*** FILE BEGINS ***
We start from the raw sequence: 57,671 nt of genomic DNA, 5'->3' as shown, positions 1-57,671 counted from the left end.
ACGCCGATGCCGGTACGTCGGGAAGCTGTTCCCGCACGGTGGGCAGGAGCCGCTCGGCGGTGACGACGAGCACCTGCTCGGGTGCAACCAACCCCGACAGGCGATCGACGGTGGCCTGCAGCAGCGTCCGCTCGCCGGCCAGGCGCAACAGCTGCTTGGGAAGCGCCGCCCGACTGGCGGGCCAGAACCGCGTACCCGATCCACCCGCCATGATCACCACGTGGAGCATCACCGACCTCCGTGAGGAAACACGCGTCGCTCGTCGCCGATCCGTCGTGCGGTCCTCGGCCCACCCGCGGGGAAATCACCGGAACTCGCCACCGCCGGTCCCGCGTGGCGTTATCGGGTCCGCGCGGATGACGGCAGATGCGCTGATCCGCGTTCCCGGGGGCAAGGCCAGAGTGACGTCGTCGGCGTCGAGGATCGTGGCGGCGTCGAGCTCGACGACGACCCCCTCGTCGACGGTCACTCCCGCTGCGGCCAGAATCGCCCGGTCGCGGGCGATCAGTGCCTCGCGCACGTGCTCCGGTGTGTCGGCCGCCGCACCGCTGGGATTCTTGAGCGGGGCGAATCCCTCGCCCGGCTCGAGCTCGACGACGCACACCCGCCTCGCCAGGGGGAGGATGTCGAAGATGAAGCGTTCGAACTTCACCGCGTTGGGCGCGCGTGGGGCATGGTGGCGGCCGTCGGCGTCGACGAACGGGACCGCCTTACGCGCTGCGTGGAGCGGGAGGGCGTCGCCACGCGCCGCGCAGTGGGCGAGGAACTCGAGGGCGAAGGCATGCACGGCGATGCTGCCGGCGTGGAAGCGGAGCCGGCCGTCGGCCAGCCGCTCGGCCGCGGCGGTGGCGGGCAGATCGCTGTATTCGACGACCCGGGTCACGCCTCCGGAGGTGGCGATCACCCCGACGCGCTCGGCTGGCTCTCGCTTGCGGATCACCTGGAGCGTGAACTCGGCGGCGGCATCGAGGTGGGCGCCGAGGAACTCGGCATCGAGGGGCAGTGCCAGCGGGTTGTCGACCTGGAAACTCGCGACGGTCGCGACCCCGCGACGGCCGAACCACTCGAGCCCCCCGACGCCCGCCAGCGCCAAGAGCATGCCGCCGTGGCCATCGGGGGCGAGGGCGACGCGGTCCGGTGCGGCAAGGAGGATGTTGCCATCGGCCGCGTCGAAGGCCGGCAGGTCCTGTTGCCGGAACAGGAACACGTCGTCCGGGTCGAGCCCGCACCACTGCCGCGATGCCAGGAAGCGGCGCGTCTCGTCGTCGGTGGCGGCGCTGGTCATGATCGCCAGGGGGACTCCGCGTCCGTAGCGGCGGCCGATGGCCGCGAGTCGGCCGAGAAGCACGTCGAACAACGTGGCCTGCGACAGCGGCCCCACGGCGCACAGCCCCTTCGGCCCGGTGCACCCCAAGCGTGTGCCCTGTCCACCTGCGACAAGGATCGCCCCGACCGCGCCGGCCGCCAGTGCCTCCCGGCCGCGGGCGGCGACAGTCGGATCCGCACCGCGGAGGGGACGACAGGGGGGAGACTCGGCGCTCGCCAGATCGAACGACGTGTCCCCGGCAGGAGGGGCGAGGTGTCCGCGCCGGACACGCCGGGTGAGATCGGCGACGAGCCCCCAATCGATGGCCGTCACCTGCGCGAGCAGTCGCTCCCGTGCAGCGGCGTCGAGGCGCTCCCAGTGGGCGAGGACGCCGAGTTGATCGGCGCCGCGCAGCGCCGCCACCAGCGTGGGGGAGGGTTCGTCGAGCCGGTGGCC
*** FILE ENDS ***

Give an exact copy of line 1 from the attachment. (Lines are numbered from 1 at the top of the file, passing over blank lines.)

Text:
We start from the raw sequence: 57,671 nt of genomic DNA, 5'->3' as shown, positions 1-57,671 counted from the left end.